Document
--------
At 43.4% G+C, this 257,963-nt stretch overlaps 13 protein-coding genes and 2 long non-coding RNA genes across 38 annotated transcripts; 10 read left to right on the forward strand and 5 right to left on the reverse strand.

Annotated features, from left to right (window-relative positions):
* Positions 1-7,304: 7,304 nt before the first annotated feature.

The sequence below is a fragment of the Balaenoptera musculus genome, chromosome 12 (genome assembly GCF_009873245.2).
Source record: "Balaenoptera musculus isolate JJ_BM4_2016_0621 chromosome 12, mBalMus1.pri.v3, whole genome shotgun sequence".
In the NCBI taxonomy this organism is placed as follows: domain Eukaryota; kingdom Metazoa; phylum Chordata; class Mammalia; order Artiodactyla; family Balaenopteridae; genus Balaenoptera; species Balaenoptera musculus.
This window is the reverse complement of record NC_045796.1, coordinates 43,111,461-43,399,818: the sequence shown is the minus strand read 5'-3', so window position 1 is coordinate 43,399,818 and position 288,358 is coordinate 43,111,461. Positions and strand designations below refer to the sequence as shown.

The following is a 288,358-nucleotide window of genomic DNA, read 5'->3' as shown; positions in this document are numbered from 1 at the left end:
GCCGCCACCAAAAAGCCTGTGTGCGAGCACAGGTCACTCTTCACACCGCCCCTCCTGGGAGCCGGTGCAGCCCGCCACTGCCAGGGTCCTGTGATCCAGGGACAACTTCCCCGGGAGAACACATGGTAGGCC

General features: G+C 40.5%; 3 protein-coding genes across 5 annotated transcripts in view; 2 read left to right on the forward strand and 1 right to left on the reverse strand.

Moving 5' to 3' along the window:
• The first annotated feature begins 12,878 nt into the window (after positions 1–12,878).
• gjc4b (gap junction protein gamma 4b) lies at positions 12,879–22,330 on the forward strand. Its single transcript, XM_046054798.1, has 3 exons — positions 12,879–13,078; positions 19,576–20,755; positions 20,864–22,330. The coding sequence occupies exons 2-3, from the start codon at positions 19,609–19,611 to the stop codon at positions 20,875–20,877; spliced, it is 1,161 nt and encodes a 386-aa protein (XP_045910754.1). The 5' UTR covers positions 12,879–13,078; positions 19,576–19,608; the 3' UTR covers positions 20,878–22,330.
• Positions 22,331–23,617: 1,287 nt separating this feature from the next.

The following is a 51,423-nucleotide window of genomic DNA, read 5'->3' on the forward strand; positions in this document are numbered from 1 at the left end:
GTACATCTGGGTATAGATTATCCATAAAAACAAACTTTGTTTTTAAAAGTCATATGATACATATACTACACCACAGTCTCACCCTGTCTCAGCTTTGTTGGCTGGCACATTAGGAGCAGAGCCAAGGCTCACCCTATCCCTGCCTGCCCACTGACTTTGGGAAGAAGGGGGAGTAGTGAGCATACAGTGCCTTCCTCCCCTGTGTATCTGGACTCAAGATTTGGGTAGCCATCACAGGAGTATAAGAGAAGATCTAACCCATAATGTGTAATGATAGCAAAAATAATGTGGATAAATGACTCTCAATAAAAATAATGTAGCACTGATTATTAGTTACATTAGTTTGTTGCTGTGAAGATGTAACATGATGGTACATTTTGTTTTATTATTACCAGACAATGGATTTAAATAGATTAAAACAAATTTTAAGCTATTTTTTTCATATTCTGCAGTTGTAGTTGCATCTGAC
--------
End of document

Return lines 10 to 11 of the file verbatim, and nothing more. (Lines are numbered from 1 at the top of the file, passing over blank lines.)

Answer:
General features: G+C 40.5%; 3 protein-coding genes across 5 annotated transcripts in view; 2 read left to right on the forward strand and 1 right to left on the reverse strand.

Moving 5' to 3' along the window: